When you ask politicians if they’re running for office, you expect coy deflection or a flat-out no, even if that no really means yes, but that’s not how Angela Alioto rolls. “Am I running for mayor? I’m always running for mayor,” she says with a glint in her eye. “Any politician who says they’re not running for something is a liar.”
Sitting behind a desk in her office in a building that bares her family name, Alioto is blunt, down-to-earth, and charismatic. Born into one of the most prominent political families in San Francisco, Alioto is an attorney who served eight years on the Board of Supervisors, including a stint as president. Her father, Joseph Alioto, was the 36th mayor of San Francisco. She’s the proud mother of four children and, because of them, a former smoker. “I quit in 1988,” she says, “because my kids kept hiding my cigarettes, and finally, my son Joe said, ‘We don’t want you to die!’ and that was it.” After reading some secret tobacco industry memos that were made public describing how they targeted children and certain ethnic groups, she began to feel a sense of outrage.
“In 1989, my first year on the Board of Supervisors, I began working on my first antismoking measures,” she says. In 1990, Alioto introduced legislation to ban smoking in restaurants. “They had nonsmoking sections, but they were barely separated and the smoke could still circulate freely,” she remembers. There was pushback from not only the tobacco industry but also from the Golden Gate Restaurant Association, afraid the law would drive away smoking customers. They weren’t the only ones who were angry. “An 86-year-old man hit me with his cane,” Alioto recalls. “He said I was ruining his ability to enjoy the rest of his life.” The measure was defeated at the Board of Supervisors by a six-to-five vote. “But I wasn’t giving up,” Alioto says.
She began to chip away at the tobacco lobby, introducing smaller pieces of legislation that garnered less attention and less opposition. In 1991 she authored an ordinance outlawing cigarette vending machines in San Francisco where minors had access. The ordinance passed. The following year she took on advertising, which tobacco firms said was aimed at convincing adults to switch brands. In her book, Straight to the Heart, Alioto points out research that showed companies spent the equivalent of $345 annually for every person who switched and grossed $347 — just $2 in revenue per smoker. The real reason for the advertising, Alioto says, was to get children to pick up the habit. Alioto cites a 1991 study published in the Journal of the American Medical Association that found 30 percent of three-year-olds and 90 percent of six-year-olds knew the cartoon character Joe Camel was connected with cigarettes. “That’s higher brand-name recall than Mickey Mouse,” Alioto says. She authored an ordinance prohibiting tobacco advertising on most city properties. It, too, was signed into law.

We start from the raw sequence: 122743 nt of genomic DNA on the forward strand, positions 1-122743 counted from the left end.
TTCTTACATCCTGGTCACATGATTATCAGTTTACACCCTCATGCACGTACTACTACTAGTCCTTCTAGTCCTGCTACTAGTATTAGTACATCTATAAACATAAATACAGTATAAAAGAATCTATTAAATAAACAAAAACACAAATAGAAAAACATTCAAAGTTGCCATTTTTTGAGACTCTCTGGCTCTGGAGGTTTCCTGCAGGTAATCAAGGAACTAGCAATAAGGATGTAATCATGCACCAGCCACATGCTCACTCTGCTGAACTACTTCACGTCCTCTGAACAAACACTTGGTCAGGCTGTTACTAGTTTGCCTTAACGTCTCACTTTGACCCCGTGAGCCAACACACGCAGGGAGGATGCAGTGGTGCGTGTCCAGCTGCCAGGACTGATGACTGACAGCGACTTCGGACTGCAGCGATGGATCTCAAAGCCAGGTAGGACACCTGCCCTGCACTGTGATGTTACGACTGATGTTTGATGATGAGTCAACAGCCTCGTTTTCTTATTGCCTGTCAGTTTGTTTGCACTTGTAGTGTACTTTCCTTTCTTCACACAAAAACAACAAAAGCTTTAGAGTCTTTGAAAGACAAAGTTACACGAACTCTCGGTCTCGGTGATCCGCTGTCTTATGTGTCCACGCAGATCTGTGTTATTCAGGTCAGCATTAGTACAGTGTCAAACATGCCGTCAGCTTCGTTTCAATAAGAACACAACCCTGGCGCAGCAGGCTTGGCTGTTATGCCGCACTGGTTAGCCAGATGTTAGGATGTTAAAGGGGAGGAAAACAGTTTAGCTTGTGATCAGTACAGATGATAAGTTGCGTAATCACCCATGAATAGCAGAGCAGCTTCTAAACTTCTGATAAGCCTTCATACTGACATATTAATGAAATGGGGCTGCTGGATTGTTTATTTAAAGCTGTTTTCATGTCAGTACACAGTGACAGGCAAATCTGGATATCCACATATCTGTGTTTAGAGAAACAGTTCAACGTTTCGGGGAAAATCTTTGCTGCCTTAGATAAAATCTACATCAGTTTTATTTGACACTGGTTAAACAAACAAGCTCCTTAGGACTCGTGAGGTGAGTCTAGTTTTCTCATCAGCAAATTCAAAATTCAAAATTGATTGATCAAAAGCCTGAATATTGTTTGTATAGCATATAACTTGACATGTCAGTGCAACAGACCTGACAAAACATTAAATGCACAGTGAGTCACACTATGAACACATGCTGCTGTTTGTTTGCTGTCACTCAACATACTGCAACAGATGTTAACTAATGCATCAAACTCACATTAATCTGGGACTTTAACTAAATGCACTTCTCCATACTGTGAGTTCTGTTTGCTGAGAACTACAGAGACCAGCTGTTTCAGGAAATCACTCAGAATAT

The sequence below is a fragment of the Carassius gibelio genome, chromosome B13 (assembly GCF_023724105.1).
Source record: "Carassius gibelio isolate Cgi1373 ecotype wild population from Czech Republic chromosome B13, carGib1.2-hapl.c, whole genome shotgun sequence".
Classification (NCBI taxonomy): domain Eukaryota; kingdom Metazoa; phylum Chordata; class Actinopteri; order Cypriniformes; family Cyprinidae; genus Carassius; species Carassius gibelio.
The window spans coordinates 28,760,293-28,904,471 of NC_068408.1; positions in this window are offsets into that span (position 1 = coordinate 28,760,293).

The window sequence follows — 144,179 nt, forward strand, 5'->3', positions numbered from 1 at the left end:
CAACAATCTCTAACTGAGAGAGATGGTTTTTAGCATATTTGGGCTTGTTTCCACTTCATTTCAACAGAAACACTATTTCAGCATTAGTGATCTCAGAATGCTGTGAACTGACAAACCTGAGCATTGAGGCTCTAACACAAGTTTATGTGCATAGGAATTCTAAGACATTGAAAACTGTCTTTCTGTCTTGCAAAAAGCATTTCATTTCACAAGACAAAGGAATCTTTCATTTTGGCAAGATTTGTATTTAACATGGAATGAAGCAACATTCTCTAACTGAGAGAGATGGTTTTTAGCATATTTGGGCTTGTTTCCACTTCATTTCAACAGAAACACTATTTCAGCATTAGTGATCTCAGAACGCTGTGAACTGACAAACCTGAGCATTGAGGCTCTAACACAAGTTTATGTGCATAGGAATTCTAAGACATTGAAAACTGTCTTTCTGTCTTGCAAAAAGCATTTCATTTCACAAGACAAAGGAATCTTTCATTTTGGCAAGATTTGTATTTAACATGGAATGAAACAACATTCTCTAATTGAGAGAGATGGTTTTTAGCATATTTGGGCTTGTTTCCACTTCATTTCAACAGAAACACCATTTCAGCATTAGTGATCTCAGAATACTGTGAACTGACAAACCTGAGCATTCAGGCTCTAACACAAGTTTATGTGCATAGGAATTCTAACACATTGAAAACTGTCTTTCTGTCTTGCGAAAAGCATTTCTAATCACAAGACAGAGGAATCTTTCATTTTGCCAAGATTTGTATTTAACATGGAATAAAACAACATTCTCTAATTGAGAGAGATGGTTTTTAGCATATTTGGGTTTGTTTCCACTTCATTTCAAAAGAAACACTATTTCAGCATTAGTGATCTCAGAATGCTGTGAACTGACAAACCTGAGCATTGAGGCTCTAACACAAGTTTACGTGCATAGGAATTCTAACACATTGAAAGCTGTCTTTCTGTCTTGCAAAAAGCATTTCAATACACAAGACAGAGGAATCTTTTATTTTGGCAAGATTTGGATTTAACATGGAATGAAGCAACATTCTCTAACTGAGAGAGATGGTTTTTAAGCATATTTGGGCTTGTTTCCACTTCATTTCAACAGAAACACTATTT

By 1992, the general public was becoming more aware of Big Tobacco’s lies as executives stood before Henry Waxman’s congressional panel and denied health risks and the addictive nature of nicotine despite more than 6,000 studies to the contrary. This coincided with Alioto becoming president of the Board of Supervisors. “That comes with increased power,” she says. In 1993, she reintroduced her original legislation banning smoking in all San Francisco restaurants, and in 1994 it passed, becoming the strongest antismoking measure in California. “That’s when Assemblyman Terry Friedman called and said he was thinking of applying it to a state bill,” Alioto says. She drove to Sacramento to meet with him a couple of times, and California passed the legislation, which banned smoking in restaurants and workplaces, in 1996. “Every time I walked by an office building in the rain and saw smokers outside, I hid my face,” Alioto says, only half joking. (Two years later, California would become the first state to outlaw smoking in bars.)
In 1996, former Speaker of the Assembly Willie Brown became mayor of San Francisco. In her book, Alioto says that during his years in Sacramento, Brown took more money from Big Tobacco than any other elected official at that time — between 1984 and 1995, Brown accepted over three-quarters of a million dollars in campaign donations, gifts, and legal fees. He voted in favor of a ban on cigarette taxes and co-authored the Willie L. Brown-Bill Lockyer Civil Liability Reform Act of 1987, making it impossible for Californians to sue tobacco firms for damages due to smoking-related illnesses.
Alioto feared that as mayor, Brown would undermine her antismoking legislation, but he didn’t. During his first nine months in office, Alioto introduced 10 pieces of legislation, all of which passed the board and Brown signed into law. “It was just too big and too popular for him to oppose it by then,” Alioto says. As San Francisco’s smoking ban turns 25, it has spread across the country and even the world. “I got a call from the president of Ireland thanking me,” Alioto says, with that familiar glint in her eye.